Kong Stuffing 101
Oh kongs, the real MVP dog ownership-dom. Kongs have saved my sanity time and time again, being there for me during family parties when I needed to make sure the thanksgiving turkey would be left alone, teaching Phoebe to really enjoy time in her crate, acting as the vehicle for all kinds of goodies, including at times my dog's entire meal. I probably talk about the kong at 99% of my training sessions and in my opinion, you can almost never go wrong with a kong! (Hey, Kong, put me on your marketing team! Did you catch that slogan?!)
So, what's the lowdown on kongs? First things first, "Kong" is technically a brand of toy, not just the toy this post is about. They make all kinds of toys for fetching such as this one (which just happens to be Phoebe's favorite toy!) and this one, tough stuffed toys like this and this, food dispensing balls like the wobbler and the gyro, and they make their super tough, rubberized kong toy, which is the focus of today's post! The rubber kong toy wasn't necessarily created for stuffing however it is what the vast majority of people use it for today, and it's what I find most dogs enjoy the most about it.
There are a wide variety of rubber kong toys. The first thing you want to make sure of is that you have selected the right size kong for your dog; too small and it can pose a choking hazard, too large and it can be uncomfortable for your dog to work on. Each kong has a recommended weight and size on the packaging, so that's the place to start! You also want to make sure you're using the recommended "toughness" of the toy. The pink and blue kongs are typically designed for puppies, and are made of a softer, more pliable rubber than the other kongs. There are also purple kongs which are made with the softer rubber, and these are marketed toward older dogs. The middle of the road kong is a bright red, and was the first kong to be put on the market. Lastly, the black kong is for mega chewers and dogs who tend to be particularly destructive. The black kongs are made out of a tougher, longer-lasting rubber than the red kongs, so they're a better choice for dogs who are on a mission to destroy whatever they can get their paws on.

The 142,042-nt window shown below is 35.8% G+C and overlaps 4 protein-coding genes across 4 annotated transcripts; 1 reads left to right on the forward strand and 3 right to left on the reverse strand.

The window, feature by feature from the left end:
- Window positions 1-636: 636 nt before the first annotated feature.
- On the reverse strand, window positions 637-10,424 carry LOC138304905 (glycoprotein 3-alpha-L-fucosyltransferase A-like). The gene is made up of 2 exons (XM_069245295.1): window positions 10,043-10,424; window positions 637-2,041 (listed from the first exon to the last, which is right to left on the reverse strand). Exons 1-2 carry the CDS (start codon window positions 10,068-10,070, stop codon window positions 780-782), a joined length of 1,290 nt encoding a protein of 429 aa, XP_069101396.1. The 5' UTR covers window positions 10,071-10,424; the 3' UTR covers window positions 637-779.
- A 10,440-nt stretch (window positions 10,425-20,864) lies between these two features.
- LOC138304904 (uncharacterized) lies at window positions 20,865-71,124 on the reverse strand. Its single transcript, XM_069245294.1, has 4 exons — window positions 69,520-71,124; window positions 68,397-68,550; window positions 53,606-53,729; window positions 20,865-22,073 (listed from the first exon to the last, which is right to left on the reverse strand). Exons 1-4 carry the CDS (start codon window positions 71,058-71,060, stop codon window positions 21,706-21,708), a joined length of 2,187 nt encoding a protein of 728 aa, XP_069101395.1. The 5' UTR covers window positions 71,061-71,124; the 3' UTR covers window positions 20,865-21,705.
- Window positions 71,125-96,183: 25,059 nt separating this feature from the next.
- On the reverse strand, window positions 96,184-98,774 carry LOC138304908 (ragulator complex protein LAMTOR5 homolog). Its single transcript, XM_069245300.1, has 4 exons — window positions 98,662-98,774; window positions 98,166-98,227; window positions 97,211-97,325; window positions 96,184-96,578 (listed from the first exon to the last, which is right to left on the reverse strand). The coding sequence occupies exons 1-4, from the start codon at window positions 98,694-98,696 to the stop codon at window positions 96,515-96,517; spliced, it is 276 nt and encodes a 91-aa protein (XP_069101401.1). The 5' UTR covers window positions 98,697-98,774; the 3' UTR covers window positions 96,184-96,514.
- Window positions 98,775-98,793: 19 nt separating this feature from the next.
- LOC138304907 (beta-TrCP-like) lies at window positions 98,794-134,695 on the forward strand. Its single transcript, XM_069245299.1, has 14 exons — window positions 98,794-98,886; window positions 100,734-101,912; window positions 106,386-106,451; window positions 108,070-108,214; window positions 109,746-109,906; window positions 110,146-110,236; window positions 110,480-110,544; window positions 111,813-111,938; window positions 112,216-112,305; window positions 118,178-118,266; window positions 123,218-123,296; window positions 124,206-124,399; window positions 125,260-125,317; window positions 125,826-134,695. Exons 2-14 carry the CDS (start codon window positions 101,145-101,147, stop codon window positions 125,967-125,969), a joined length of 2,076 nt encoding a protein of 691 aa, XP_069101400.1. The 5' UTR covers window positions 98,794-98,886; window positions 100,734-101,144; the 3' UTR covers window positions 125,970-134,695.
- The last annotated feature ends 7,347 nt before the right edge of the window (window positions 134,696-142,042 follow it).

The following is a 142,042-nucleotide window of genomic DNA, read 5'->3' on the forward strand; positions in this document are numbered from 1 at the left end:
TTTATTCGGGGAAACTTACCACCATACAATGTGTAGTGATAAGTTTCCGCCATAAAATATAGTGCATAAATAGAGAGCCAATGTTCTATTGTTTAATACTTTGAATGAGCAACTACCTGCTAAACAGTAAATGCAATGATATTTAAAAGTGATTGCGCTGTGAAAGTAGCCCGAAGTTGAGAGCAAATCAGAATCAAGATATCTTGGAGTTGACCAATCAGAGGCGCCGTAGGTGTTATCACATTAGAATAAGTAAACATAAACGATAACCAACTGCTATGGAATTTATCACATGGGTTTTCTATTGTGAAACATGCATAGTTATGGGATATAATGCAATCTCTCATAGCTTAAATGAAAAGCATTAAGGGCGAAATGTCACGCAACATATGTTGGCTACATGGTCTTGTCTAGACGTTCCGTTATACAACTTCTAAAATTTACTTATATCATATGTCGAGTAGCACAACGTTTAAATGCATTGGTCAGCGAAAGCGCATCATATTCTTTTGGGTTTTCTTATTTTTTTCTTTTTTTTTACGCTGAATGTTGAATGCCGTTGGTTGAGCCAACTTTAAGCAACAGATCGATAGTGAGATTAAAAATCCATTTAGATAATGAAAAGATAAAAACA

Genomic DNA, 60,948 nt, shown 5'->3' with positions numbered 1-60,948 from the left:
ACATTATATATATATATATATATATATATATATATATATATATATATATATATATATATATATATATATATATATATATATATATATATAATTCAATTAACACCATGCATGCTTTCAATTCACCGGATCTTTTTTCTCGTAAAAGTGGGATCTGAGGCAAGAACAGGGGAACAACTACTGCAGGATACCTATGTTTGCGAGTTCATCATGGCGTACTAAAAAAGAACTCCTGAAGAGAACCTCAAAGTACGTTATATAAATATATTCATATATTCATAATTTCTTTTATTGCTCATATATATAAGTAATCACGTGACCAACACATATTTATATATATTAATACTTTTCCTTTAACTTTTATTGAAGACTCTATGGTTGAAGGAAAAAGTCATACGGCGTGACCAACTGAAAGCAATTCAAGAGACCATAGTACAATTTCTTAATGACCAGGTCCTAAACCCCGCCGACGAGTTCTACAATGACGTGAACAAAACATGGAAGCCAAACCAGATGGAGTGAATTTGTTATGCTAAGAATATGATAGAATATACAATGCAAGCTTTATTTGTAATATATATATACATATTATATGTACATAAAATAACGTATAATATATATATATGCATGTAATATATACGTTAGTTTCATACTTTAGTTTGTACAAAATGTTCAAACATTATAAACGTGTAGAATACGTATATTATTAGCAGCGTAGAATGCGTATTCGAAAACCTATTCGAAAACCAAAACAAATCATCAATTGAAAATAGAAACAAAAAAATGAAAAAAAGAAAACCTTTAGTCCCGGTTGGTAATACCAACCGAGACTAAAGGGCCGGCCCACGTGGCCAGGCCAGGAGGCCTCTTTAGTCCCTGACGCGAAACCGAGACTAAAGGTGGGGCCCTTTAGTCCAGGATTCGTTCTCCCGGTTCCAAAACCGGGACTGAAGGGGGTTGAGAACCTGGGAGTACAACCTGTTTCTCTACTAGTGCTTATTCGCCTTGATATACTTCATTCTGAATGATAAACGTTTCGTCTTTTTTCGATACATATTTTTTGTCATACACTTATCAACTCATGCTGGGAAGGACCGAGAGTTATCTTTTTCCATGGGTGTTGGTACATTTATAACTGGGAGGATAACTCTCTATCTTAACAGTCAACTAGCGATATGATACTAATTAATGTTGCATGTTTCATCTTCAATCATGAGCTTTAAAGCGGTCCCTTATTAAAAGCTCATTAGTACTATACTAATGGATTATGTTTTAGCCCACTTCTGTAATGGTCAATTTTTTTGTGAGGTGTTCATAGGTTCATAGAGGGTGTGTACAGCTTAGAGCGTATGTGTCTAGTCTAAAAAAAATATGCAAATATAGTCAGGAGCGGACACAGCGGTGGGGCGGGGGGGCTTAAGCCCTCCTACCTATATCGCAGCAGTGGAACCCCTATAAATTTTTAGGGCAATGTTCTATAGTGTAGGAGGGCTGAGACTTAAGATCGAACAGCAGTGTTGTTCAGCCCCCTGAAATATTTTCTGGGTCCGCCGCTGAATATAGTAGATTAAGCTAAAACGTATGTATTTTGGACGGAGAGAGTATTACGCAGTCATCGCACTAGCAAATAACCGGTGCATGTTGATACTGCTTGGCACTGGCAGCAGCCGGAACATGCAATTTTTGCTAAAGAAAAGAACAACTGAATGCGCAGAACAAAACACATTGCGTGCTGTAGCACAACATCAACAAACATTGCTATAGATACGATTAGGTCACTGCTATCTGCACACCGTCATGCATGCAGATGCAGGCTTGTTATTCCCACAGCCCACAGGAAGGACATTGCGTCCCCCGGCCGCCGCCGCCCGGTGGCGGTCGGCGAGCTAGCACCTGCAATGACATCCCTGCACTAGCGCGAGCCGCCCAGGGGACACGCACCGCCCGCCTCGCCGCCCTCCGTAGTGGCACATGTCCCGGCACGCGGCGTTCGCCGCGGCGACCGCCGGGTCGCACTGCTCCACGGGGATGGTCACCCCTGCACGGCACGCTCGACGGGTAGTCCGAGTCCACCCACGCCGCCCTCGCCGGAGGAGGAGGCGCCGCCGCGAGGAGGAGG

Now, let's get to the stuffing! Typically I will follow a pattern of a smear of something sticky on the entire inside of the kong, then layer soft and crunchy foods on the inside for added texture, plug the hole up with the sticky food, then stick a long and narrow chewy in the middle of the kong before throwing the kong in the freezer.
The freezer you say?! Yes indeed, freezing your stuffed kong makes it last exponentially longer and has the potential to keep your pup entertained for hours! It is important, though, not to jump to this step too quickly! If your dog has never had a kong before and you give them a fully stuffed, fully frozen kong, what sometimes happens is that it's too difficult for the dog to get the food out and so they give up all